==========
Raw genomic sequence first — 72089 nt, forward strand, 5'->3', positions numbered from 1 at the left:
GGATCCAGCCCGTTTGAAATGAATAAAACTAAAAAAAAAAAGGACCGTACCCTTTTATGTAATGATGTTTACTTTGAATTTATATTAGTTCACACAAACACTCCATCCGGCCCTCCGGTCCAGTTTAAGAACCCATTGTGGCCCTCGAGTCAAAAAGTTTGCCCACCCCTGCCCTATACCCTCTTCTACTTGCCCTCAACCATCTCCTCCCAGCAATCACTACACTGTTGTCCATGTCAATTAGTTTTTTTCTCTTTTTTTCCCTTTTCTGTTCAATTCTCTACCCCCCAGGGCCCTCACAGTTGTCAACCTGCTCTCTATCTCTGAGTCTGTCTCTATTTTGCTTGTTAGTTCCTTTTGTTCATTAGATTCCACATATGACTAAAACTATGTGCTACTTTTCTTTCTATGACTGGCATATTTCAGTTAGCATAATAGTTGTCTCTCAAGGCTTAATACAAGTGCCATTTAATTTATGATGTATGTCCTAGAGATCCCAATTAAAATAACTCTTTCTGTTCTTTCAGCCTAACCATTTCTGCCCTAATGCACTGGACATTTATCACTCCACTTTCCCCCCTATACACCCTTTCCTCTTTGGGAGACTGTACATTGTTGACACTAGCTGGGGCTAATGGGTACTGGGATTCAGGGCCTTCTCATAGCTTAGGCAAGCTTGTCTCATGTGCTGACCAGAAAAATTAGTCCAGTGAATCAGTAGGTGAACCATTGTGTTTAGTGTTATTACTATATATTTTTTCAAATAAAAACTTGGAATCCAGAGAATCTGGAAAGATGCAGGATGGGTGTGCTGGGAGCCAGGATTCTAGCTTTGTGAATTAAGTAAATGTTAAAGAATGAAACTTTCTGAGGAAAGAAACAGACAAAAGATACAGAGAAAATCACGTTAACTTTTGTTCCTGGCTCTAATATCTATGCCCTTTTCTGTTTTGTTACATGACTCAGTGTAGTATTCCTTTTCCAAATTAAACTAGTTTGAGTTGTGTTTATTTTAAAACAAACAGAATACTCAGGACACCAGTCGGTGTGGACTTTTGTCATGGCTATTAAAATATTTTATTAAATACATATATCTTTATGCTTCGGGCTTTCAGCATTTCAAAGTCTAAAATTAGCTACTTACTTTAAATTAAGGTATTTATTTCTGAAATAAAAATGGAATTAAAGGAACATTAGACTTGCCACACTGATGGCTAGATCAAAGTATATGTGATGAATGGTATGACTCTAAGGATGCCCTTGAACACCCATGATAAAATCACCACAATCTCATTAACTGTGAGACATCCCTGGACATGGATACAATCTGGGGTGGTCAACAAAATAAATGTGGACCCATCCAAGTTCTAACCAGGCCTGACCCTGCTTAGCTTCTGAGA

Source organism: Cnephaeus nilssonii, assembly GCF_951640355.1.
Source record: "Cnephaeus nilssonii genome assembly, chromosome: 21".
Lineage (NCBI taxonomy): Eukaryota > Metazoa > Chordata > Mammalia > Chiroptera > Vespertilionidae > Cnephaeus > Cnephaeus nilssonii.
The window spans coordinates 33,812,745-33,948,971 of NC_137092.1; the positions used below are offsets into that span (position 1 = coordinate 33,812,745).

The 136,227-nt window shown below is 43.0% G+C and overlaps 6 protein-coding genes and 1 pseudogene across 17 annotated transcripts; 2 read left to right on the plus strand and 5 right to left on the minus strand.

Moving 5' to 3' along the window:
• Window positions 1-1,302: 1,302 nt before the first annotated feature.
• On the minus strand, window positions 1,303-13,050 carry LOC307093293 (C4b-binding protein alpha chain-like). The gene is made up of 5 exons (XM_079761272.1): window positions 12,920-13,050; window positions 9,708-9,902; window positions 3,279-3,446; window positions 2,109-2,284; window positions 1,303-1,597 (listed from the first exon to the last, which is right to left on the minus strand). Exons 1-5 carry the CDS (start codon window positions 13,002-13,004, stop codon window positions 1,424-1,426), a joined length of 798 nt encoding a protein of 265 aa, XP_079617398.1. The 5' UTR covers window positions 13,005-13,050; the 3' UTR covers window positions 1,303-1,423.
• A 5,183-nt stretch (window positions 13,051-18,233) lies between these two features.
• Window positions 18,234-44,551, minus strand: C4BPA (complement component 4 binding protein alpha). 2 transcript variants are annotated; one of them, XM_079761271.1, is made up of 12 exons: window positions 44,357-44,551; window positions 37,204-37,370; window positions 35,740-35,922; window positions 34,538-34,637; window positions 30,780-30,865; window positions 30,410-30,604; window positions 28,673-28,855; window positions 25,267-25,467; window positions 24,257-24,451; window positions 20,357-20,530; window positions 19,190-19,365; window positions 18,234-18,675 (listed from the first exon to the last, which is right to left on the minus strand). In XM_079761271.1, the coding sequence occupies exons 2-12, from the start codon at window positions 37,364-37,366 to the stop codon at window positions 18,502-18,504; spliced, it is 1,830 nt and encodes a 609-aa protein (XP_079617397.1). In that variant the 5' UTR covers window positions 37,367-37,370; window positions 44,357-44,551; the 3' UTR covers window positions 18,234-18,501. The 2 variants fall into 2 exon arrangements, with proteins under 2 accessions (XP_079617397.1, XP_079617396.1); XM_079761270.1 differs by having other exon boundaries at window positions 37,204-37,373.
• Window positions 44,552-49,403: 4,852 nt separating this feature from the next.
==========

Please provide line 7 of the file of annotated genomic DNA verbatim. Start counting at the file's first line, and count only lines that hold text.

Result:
The 136,227-nt window shown below is 43.0% G+C and overlaps 6 protein-coding genes and 1 pseudogene across 17 annotated transcripts; 2 read left to right on the plus strand and 5 right to left on the minus strand.